My shepherd pie also has toasted pine nuts. The crunch they provide counteracts all the soft stuff.

    • Phil says:

      SDOTCOM is the end of a url, the end of my company’s url. It too is not dictionary grade, nor crossword appropriate.

  4. Amy L says:

    Big excitement yesterday: I finally watched a DVD I’ve had for a long time, “Dirty Ho.” It’s a Hong Kong chop socky movie. I don’t really have any idea what it was about but it did involve gold ingots weighing five taels. TAELS!!! Remember that word from the Eugene Maleska days? I love it when crosswordese turns up in real life.

    Does this happen to anyone else?

  5. pannonica says:

    ” … my sister’s friend suggests taking your holiday dinner leftovers and layering them in a casserole pan with mashed potatoes on the top, and heating it up the next for an all-in-one leftovers dish.”

    Christmas Tinner” — 9 layers of … well, you decide.

  6. Jeff Chen says:

    Def. agreed on SUER, STER, and especially the Maleskan ORT. But AFTA? Perhaps I have an unnatural fondness for that bracing sting. And the eye-watering. And the nose bleeds. Why did I use AFTA for so long again?

    I’ll have to try SKAT sometime. I’d have preferred STAT there, but who knows, maybe I’m not hip enough to delight in the intricacies of the game.

  7. Brucenm says:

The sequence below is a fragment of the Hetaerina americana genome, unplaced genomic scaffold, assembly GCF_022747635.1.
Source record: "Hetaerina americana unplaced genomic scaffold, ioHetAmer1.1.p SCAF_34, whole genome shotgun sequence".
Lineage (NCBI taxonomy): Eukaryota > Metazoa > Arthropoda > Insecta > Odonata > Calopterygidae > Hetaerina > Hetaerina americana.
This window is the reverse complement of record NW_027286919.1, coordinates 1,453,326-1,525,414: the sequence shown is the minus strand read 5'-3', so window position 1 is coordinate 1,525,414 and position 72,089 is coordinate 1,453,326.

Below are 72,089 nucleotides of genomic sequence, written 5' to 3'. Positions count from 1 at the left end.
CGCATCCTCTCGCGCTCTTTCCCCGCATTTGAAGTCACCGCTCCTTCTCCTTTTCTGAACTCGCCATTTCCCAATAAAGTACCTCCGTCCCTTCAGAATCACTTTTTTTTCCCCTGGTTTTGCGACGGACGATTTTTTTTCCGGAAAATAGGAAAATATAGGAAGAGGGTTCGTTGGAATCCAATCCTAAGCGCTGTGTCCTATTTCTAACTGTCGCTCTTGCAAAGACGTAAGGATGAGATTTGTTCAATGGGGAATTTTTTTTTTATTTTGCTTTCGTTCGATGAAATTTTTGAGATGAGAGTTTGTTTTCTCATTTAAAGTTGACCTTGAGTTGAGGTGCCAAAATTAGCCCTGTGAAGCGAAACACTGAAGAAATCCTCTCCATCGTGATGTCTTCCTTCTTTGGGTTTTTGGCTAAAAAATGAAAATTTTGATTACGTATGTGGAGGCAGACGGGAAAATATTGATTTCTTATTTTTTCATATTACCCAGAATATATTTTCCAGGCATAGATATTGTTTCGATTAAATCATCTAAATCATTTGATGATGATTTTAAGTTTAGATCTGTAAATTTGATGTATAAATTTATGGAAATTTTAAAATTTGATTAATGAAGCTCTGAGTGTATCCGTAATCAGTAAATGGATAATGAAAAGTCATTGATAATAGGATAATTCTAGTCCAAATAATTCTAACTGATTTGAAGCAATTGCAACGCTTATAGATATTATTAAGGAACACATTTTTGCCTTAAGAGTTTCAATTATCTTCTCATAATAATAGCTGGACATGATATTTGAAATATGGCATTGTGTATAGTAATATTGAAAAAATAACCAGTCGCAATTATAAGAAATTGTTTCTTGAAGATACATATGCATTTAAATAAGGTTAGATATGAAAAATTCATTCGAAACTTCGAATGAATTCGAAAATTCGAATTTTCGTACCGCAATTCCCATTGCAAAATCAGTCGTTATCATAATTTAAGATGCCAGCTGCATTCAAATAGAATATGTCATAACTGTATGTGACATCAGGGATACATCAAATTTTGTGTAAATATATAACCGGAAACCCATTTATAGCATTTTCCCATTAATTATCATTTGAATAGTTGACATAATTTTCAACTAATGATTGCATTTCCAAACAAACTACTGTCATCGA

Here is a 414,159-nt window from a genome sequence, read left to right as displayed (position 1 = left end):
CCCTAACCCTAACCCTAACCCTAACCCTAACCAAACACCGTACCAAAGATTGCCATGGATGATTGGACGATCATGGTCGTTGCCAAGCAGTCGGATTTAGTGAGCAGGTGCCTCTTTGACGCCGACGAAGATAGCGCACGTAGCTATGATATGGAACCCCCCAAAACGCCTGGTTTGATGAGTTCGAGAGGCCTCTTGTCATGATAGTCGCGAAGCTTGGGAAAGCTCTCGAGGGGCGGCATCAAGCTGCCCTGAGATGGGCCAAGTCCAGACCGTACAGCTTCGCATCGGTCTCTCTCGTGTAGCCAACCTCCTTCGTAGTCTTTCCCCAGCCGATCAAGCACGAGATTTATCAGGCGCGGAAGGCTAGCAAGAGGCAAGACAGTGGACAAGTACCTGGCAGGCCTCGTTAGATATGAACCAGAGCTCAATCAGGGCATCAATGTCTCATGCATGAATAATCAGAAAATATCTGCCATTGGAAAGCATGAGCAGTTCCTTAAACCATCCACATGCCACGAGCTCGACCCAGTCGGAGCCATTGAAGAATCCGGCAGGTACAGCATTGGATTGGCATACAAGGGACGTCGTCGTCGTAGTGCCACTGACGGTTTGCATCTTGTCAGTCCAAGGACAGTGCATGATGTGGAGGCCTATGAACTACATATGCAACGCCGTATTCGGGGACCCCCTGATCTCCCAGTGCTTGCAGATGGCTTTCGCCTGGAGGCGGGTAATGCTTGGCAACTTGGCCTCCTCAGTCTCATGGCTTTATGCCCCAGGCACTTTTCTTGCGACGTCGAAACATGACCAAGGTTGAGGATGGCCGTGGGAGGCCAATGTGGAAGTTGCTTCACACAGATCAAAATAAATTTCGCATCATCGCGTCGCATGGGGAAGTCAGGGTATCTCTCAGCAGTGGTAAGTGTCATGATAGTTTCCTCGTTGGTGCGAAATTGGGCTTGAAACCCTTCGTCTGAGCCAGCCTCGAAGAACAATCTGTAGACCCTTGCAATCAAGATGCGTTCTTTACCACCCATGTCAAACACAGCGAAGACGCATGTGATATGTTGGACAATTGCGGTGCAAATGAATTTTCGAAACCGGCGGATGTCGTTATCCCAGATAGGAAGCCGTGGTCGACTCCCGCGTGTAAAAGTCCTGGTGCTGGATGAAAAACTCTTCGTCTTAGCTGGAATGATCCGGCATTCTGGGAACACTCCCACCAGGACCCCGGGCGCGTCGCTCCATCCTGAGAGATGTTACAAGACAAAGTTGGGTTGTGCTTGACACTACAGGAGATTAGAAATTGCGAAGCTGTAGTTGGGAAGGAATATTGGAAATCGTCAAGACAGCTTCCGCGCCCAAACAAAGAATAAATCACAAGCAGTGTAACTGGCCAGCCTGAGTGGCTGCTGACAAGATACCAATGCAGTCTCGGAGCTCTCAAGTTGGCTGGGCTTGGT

Just out of idle, OT curiosity, is an album called “From the Witchwood” by someone called “The Strawbs” — something that anyone has heard of?

    • Gareth says:

      Heard of the Strawbs, but don’t know their oeuvre. I’d probably recognise a few of their bigger songs if you named them.

      • Bencoe says:

        Yeah, they were an English folk rock band around 1970. Rick Wakeman was in them before he joined Yes, I believe…let me check…yes, according to Wiki Rick Wakeman was briefly in the band.

  8. Alan D. says:

    Re: LAT. I think there’s another dimension to the puzzle as the second half of the long answers can all complete ROOM-. So put ROOM in the middle of the answers and it completes the front and back ends.

    • Gareth says:

      Ah, that’s what I get for not reading the really small writing in the revealing clue! Well spotted Alan! It makes the puzzle far more impressive!

      • Alan D. says:

        Yeah, it really does.

      • joon says:

        even more impressive: you missed two theme answers, TEA TAX and MAP KEY.

        “room lock”, “room key”, and perhaps “map room” feel a little arbitrary as phrases go, but this is still a heck of a lot of theme.

  9. My office has a poster with the Oscar Wilde quote “An idea that is not dangerous is unworthy of being called an idea at all”, very similar idea to the Einstein quote. When I pieced together the IDEA in 26A, I figured it was going to be a similar quote, but it still took some effort to piece everything together.